Each year we make personal goals: Sometimes it is to get in better shape, to lose weight, or quit a vice… One of my goals this year was to call in a bull moose and successfully harvest him. I spent a lot of preseason time talking to other hunters to garner their information, reading about techniques, watching videos and mimicking the sounds of bull grunts and cow calls. By the time the season rolled around, I felt like I understood the theory, but I was still apprehensive about blowing an opportunity trying something new.
Our last moose hunt of the year was to be seven days in the back country, far removed from the road system. We spent the first couple days reacquainting ourselves with the lay of the land, exploring deeper into our hunting area, and scouting for groups of animals.
The fourth day in camp started like many others: breakfast in the dark, glassing at first light and through the morning hours, lunch and a nap. Following this customary routine, we loaded all our gear in the machine and were just readying ourselves to take off for an afternoon hunt. With the machine warming up, I went back to our camp glassing station for one last look. On the hillside across from camp, about a mile away, I spied a lone bull traversing across the tops of the timbered fingers that rose up from the swampy bottom lands. As I have observed many times before, he was cruising perpendicular on the side hill stopping at the top of each timbered draw and testing the morning thermals in search of cows.
We watched the bull travel the better part of a mile before he finally disappeared into a brushy draw. Testing the wind, we made a plan to travel up the canyon before we dropped down into the bottom for a safe approach. To ensure we were not spotted by the bull, we glassed as we descended into the bottom of the canyon and as we began to cross the swampy lowland. As we crossed the swamp, the wind currents changed and we lost the favor of the wind. Disappointed, but not discouraged, we retraced our steps back to camp, traveled down canyon and descended into the swamp. Once we reached the bottom we quickly crossed the marshy ground and then used the cover at the base of the hillside to move into position below the bull.
We set up to call from a small group of trees about 110 yards from the brushy hillside. The wind was blowing from our 4 o’clock to our 10 o’clock. At this angle, if the bull moved downwind to catch our scent he would have to expose himself on a bare hillside. This would present us a shot at 370 yards or less, and I fully anticipated that if I was successful this would be our shot.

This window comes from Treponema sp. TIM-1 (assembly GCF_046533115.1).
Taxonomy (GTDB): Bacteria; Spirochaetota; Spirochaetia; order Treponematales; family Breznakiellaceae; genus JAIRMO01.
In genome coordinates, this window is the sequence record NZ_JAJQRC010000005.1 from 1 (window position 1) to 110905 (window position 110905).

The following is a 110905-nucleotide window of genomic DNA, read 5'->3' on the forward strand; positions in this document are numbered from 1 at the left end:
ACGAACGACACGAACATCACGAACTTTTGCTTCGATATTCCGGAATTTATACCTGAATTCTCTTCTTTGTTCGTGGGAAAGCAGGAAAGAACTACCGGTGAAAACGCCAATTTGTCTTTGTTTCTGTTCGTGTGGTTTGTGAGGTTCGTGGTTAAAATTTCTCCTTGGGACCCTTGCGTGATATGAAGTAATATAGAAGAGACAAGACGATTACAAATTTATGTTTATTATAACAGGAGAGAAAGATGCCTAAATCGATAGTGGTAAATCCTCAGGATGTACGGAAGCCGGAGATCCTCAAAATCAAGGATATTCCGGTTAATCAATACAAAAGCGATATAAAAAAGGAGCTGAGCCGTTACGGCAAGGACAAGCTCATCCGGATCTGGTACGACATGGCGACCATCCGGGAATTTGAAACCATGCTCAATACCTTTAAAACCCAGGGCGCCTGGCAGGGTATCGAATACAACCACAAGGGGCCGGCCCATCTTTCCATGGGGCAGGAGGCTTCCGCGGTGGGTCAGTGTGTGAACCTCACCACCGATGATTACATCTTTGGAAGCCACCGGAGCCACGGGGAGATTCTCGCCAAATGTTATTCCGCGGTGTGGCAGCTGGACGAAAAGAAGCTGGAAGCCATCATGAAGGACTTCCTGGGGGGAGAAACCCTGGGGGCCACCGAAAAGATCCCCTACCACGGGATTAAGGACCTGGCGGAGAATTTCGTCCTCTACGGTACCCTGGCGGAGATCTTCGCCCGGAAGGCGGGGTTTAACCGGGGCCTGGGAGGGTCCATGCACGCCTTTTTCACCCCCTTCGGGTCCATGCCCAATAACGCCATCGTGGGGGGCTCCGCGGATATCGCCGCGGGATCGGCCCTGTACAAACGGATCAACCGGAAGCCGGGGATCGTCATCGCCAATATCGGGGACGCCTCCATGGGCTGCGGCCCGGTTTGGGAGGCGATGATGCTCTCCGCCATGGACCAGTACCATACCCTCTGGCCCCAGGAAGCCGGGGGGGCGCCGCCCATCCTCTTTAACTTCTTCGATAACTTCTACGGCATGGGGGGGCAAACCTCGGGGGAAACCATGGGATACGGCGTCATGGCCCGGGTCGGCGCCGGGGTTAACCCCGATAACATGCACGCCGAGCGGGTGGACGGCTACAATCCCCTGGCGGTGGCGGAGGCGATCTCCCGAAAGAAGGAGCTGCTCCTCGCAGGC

As I set up to call, I wanted to present the bull with a scenario that would mimic a cow in heat who was frustrated by the advances of an immature bull. I started the calling sequence with 15 seconds of light brush raking. Immediately followed by a loud, long cow call that ended in a higher pitch whine of a frustrated cow and 20 seconds of heavy, hard brush raking. After a couple minutes, I offered another long cow call followed by a series of bull grunts and some brush raking. A few minutes later I again let loose with a long cow call and a series of bull grunts. This display was answered far off in the distance by the faint sound of bull grunts. I knew I at least had his attention, so I immediately responded with another long cow call and some heavy brush raking. This attempt was met with silence. I waited for what seemed like an eternity, or perhaps four minutes, and gave another long cow call followed by a couple bull grunts. The answer back was an immediate bull grunt followed by a couple more grunts separated by a few seconds. I returned the same grunts at the same interval and was met with another series of grunts. We continued this exchange another 6 times over the course of a minute, then I stopped responding. I could hear him intermediately grunting as he approached us, then he fell silent. After a few minutes of silence, I gave another drawn out cow call followed by two bull grunts and he responded immediately; although, this time he was much closer. I did not return his challenge, but now he offered a steady series of grunts and he approached.
He emerged from the thick cover 110 yards in front of us aggressively sweeping a sapling out of his way with a violent swing of his antlers. His font legs were stiff as he walked, his head cocked sideways and eyes nearly bugging out of his head. He was looking for a fight!
I had a solid rest when he presented me with a clear shot and I made the most of the opportunity. This hunt was not only the realization of a goal, but perhaps the most exciting hunt I have participated in since childhood.